When it comes to achieving gender equality, Japan still has a very long way to go, at least according to the 2013 Global Gender Gap Report, which ranked the country 105th in the world by that measure. One of the world’s largest and most developed economies, Japan has been notoriously slow to improve the lot of its women.
With the Meiji Restoration, girls were able to attend primary school along with boys, and high schools and colleges for women began to be established. Yet the government’s aim was to educate women to become good housewives, and their traditional role remained in the home. These values shaped the way Japanese women self identify.
As in other countries, the Second World War upended traditional roles. With many men deployed abroad, the domestic need for labor was so pressing that women who were physically capable had to work in factories in order to keep the country running. Even married women, who in Japan were expected to remain at home, were required to enter the work force.
Equality received another boost in the immediate postwar period courtesy of the new Japanese Constitution. Written during the Allied occupation, the Constitution turned Japan into a liberal democracy, one heavily influenced by contemporary American values. It was a woman, Beate Sirota Gordan, who wrote the articles on equality between men and women. An Austrian-born American who worked under Douglas MacArthur in General HQ, Gordan was the first civilian woman to step foot in postwar Japan.
Although the Constitution declared men and women to be equal in Japanese society, this did not trigger a sudden social change for Japan. Culture and tradition were too deeply embedded and too highly valued to evolve at anything other than glacial pace.
So how has the role of women changed in the postwar years? One clue to how modern Japanese society – and women themselves – answer that question can be found in a relatively new Japanese expression: jyoshi-ryoku.
Literally meaning “girl power,” jyoshi-ryoku has rapidly gained currency in Japan, nominated for the “new and trendy word award” in 2009. The term originated in fashion magazines targeting young women in their late teens and early twenties. Its literal meaning notwithstanding, it is most frequently used to refer to flashy women who concentrate on their looks.
A number of businesses have caught on to the trend, and beauty products are often sold with the promise that they will “increase jyoshi-ryoku.” There are also cooking classes and seminars on how to apply makeup, all advertised with the term “jyoshi-ryoku.”
Women preferring more intellectual pursuits might be discouraged by a society that seems to value a woman with high jyoshi-ryoku, rather than impressive intellects, something that might be respected in men.
Japanese women in the workforce already face many obstacles in order to the break the glass ceiling, or the “bamboo” ceiling as it has been called in Japan. One Japanese woman now retired from a food company tells The Diplomat that although she had the same responsibilities as her male peers, her pay was 10 percent lower. She also said that while her male colleagues received promotions, she did not. She filed a complaint against the company, and it finally agreed to give her a promotion, saying that she was a “special case.” She was eventually promoted to deputy manager of her division.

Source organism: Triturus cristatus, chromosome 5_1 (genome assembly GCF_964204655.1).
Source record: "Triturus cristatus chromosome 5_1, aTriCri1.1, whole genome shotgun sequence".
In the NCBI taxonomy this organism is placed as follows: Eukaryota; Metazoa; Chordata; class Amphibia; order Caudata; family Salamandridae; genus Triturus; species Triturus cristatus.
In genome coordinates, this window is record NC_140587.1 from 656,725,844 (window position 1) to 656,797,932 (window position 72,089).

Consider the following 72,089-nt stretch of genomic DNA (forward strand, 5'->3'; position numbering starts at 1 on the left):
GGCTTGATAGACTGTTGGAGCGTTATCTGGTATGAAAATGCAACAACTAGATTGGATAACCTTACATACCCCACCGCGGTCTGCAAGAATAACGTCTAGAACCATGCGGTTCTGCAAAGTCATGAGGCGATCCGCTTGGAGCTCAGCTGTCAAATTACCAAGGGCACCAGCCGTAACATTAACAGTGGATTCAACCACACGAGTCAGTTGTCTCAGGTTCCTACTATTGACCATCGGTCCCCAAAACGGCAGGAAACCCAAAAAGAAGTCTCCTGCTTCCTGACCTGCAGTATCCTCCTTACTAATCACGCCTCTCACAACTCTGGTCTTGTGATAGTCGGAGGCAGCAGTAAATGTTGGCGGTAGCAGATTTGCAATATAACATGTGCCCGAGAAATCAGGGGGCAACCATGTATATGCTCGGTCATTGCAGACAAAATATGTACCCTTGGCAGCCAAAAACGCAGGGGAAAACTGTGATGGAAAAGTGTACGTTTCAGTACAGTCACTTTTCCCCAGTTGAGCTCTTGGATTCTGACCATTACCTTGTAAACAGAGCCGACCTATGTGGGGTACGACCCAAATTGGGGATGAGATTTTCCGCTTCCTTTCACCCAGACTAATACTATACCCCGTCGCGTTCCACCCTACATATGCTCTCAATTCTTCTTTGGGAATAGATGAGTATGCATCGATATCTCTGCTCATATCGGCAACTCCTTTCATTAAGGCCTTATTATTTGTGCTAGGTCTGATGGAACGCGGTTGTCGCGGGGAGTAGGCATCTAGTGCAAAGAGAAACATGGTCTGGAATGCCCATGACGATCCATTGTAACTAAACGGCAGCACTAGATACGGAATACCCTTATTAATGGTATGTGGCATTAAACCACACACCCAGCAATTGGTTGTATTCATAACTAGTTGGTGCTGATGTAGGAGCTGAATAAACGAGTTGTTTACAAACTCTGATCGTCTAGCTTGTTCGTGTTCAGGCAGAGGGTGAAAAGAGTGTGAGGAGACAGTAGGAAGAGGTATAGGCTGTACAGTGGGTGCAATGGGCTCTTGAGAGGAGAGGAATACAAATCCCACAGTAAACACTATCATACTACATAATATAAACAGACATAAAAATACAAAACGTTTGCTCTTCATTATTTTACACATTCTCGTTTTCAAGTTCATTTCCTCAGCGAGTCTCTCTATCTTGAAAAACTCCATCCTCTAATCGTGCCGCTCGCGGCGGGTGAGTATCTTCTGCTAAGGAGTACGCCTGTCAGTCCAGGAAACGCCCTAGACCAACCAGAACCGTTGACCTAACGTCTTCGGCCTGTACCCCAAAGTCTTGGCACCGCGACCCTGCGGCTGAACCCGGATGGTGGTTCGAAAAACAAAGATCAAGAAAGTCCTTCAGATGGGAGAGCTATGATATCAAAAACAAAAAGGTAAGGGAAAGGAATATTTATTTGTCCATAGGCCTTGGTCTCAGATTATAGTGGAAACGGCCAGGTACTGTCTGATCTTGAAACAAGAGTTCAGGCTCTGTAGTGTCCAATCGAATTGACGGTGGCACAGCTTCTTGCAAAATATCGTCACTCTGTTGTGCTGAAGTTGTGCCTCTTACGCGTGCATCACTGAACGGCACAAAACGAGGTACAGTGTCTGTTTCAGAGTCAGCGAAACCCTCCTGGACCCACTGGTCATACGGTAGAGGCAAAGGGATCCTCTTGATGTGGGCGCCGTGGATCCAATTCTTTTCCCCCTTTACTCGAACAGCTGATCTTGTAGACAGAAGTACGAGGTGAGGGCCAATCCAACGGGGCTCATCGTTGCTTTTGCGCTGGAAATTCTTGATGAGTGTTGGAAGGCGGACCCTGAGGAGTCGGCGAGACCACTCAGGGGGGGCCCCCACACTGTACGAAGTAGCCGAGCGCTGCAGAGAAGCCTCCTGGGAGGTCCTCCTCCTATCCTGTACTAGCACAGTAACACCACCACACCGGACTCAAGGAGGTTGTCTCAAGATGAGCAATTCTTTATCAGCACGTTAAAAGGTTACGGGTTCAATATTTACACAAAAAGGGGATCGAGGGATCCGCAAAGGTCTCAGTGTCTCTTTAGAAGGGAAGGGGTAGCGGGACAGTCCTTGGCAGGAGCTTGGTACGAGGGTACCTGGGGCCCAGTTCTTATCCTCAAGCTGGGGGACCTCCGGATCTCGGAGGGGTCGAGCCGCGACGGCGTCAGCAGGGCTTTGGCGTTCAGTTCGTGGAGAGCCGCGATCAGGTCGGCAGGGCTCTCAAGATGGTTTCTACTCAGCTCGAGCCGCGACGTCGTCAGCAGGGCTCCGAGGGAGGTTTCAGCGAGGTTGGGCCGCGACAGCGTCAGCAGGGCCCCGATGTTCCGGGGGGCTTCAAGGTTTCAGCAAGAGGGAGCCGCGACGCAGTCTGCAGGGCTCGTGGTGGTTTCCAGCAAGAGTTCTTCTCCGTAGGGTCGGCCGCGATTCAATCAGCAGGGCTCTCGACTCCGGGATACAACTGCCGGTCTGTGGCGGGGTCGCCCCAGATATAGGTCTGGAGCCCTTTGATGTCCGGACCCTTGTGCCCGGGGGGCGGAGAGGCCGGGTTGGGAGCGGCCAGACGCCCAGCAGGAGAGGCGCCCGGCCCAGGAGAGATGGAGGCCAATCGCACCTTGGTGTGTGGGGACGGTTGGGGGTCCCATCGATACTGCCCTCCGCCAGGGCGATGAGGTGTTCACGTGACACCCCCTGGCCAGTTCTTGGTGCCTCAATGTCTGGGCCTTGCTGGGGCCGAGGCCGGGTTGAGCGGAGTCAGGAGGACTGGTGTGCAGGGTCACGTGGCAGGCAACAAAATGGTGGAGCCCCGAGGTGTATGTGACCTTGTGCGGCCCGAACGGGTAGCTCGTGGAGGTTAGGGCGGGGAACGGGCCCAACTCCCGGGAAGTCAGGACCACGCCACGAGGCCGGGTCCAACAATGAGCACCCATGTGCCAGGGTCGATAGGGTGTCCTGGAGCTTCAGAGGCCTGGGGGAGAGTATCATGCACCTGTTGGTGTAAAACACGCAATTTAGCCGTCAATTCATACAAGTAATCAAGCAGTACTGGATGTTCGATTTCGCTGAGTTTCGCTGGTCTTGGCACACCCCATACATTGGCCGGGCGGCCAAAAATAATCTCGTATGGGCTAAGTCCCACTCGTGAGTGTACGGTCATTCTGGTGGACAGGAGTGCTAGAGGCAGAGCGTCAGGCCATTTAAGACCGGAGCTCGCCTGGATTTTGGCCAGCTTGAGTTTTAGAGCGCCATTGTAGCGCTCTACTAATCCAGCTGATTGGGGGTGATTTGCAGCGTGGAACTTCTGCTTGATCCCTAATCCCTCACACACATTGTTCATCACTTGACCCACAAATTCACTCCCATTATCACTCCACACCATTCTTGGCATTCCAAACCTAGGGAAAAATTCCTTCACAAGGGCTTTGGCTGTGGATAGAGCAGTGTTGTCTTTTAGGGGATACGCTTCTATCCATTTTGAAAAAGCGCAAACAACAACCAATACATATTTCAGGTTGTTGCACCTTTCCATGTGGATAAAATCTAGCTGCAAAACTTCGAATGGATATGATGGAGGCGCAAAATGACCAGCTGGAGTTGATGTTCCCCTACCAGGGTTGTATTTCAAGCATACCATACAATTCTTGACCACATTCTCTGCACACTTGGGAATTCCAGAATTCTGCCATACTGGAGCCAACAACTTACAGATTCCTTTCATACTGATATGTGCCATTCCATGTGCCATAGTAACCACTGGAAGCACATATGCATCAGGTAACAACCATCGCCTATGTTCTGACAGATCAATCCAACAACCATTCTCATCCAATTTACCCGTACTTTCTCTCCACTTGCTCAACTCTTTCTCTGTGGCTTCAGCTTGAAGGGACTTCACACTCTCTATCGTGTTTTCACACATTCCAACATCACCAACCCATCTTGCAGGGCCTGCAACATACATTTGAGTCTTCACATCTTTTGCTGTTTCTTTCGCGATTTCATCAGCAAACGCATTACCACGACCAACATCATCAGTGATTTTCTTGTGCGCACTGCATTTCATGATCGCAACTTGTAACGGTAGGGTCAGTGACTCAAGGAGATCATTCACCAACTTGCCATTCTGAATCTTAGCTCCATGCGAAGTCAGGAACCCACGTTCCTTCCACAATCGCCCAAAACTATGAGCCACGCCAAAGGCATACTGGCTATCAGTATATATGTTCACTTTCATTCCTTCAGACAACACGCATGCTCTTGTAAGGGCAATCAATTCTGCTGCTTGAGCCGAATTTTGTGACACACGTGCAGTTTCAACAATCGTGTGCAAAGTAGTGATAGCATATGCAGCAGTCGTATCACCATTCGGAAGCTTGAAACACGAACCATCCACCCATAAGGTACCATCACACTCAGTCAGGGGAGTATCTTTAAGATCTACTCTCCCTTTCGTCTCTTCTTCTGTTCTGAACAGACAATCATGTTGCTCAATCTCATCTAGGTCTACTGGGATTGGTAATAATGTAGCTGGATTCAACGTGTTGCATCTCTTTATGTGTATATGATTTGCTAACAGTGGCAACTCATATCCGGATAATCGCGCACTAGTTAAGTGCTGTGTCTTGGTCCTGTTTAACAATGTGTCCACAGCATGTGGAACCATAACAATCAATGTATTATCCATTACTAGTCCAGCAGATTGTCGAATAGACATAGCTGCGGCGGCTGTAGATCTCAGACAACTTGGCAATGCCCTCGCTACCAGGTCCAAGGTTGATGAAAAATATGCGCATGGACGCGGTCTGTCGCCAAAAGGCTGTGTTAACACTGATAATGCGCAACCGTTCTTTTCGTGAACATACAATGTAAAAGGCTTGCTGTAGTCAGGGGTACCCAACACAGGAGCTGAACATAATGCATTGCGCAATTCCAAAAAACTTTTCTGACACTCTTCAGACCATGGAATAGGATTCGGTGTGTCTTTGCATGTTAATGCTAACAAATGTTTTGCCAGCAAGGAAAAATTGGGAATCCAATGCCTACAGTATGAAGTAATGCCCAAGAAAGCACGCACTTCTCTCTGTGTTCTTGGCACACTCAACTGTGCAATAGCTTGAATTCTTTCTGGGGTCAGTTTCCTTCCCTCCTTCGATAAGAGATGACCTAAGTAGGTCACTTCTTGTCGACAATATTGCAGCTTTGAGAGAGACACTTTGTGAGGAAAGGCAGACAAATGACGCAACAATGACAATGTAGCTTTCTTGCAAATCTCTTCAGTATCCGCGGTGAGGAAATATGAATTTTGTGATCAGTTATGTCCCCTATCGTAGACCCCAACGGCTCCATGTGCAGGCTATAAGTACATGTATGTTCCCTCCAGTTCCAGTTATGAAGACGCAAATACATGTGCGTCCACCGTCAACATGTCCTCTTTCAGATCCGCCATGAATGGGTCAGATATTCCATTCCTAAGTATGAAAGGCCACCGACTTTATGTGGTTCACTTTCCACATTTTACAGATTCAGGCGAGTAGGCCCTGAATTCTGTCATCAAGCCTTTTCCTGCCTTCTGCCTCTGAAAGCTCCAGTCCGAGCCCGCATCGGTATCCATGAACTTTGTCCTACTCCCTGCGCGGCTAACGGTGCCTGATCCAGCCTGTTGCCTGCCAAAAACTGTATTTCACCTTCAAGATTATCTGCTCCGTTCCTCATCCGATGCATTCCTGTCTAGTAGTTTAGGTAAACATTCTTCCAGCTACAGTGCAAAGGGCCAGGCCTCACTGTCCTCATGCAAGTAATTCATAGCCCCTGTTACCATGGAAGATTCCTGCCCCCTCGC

Another, younger Japanese woman, currently working at a general trading company, says that although she wishes to work until retirement, she worries whether that will be possible for her since she also wishes to have children. This woman is looking forward to the day when Japan becomes more accepting of women who take maternity leave rather than making them feel ashamed about it, as is often the atmosphere in Japanese companies. She also wants companies to be more flexible on working hours, so she doesn’t have to choose between being a good mother or a good employee.
For Japanese companies, working long hours of overtime shows dedication to the company, regardless of productivity. Japanese men spend little time at home, requiring women to spend more time with the children, which in turn makes it difficult for women to receive promotions. Japanese companies are reluctant to promote female employees because they expect them to quit early in their careers when they marry or have children. According to a regional study conducted by McKinsey in 2011, only 1 percent of top executives at Japanese companies were women, compared with 8 percent in China, and 15 percent in Singapore .
Another factor that discourages women is the Japanese tax system, which encourages limited earnings by the spouse (usually the wife) of the main breadwinner. A married man’s pay will increase because he receives a large spousal tax deduction for income tax and residential tax. He can only claim this if his spouse earns less than \1.03 million per year. This spousal tax deduction was introduced in 1961, during the postwar period of rapid economic growth, when most Japanese women were homemakers.
In April 2013, Prime Minister Shinzo Abe announced that he would be taking action to boost the female employment rate, proposing policies such as three years childcare leave, an end to waiting lists for child care facilities, and at least one female executive in each of the country’s larger companies. The Abe administration has also indicated it would end the spousal tax deduction.
But if the bamboo ceiling is truly to be broken, Japan will need to go beyond reforming its male-dominated institutions, and reconsider its perceptions and expectations of women’s roles in society.
Kyla Ryan is an editorial assistant at The Diplomat.